understanding neuroscience

Clint O'Dell (clintodell@hotmail.com)
Tue, 31 Aug 1999 18:58:33 MDT

Robert Bradbury Wrote:
>I would argue, that you may have a poor understanding of >neuroscience.
>I very much doubt that you have lost any of the programming that was
>done to you as a child. You may have frosted over the cake or
>buried the ideas away in the back of your mind, or logically
>constructed a system more workable for you. But I would give
>better than even odds that a blow to your head of sufficient
>magnitude and you would forget all of that and you would be back
>where you were before you constructed a new reality on top of
>your old reality.

>Anders may want to comment further on this. My basic position
>is that connections formed in early childhood are very difficult
>to rid yourself of.

It is true that memories and their associations from a very young age are deeply rooted and would require a lot of reassociations but its not impossible. If I would get a blow to the head now I doubt I would resort to the thinking process I had when I was 9. Instead what would happen is that I couldn't perform as well as I use too because some function(s) may be damaged.

This overlap reality you talk about can't exist. Or if it can please explain to me how. For my model says that memories connect with other memories. An over lapping model would have a set of memories at one layer and another set of memories at another layer and would connect by vary few associations.

Because new associations are made and stregnthened every time that part of memory is referenced it makes it more likely for that out part of memory to be referenced within a time frame. To reprogram yourself all you have to do is remember your associations-physical memories, ideas, thoughts, reflexes, etc..., and then bring up other memories-physical, ideas, thoughts, reflexes, etc...associate those with the other memories in a way that would give a desired output.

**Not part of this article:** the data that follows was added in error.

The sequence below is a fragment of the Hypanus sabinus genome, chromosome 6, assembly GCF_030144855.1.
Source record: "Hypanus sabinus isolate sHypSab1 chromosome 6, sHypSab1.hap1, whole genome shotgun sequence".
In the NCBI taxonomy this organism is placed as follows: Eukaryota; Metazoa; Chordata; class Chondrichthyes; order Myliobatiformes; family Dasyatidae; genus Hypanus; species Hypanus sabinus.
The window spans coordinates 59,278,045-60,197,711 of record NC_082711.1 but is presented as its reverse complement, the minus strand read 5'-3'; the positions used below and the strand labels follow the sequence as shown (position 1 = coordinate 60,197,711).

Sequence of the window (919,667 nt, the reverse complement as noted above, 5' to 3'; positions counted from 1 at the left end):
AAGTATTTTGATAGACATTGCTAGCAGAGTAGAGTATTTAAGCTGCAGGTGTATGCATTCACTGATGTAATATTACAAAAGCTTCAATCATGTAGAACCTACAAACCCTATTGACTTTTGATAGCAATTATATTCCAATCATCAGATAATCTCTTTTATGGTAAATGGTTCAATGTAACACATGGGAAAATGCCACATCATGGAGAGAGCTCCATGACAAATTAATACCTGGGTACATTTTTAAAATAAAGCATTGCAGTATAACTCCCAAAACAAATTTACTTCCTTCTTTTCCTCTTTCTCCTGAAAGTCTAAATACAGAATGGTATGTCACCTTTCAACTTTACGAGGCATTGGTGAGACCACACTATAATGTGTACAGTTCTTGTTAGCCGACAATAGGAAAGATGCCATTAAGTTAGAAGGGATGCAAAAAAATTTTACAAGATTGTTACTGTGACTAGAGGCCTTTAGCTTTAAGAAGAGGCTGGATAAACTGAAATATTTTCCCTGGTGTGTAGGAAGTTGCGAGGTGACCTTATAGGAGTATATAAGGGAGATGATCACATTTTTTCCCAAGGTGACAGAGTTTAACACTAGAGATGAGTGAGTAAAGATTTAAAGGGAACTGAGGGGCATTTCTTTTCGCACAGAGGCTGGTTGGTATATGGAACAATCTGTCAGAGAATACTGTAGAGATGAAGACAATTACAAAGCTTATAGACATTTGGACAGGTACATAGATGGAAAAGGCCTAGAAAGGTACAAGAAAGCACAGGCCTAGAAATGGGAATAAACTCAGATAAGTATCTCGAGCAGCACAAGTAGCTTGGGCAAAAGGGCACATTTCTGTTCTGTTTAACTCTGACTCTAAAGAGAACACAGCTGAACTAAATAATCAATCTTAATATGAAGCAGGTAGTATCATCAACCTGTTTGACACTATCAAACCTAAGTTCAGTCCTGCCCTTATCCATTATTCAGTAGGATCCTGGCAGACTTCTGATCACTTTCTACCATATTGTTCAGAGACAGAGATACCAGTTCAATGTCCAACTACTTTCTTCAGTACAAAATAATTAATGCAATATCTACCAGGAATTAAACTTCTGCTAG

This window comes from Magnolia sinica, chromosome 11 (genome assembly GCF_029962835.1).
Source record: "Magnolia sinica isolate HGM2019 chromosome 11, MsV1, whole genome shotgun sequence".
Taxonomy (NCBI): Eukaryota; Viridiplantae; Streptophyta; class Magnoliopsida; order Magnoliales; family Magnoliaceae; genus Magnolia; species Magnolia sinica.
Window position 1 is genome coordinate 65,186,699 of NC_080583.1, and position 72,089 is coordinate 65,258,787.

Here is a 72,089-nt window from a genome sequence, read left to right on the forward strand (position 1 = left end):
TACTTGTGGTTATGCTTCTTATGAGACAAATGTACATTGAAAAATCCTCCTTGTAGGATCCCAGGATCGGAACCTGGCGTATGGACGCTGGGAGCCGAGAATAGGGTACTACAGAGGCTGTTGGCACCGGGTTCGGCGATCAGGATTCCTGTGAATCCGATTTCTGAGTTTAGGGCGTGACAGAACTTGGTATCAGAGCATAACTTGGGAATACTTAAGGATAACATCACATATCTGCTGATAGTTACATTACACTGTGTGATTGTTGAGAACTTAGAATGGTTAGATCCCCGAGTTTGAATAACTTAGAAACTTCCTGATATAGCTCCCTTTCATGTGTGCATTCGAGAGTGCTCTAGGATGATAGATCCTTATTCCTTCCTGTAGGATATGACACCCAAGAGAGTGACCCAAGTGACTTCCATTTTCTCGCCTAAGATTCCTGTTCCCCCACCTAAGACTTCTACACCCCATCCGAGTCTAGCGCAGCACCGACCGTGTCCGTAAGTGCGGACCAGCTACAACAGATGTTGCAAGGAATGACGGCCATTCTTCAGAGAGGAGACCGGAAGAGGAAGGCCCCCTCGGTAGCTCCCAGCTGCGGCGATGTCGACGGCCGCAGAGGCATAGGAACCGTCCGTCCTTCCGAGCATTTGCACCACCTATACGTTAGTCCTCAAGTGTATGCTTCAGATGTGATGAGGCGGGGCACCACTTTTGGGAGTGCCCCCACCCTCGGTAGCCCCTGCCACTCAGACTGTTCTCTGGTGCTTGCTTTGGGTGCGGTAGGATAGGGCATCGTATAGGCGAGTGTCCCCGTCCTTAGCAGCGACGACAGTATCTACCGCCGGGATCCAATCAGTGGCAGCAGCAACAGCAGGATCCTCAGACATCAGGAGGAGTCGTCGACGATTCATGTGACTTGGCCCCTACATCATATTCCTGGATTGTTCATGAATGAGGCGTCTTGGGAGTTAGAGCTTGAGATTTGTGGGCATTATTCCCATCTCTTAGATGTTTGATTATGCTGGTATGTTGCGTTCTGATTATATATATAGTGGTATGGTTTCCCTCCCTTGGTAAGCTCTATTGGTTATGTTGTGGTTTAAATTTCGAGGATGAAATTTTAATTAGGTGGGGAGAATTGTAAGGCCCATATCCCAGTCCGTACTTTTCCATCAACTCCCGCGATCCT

Of course this takes a lot of planning. You decide what you want to be like, compare 'you' now with the future 'you' and viola, new associations. You do this over and over again with many different patterns of association and what will happen is that there will be more stronger links to each part of the memories that you excersice.
My unfinished post last Sunday on "Creating a Thought" explains this.

I may be only 20 years old and a freshman at a community college but I do understand the concepts of neuroscience.

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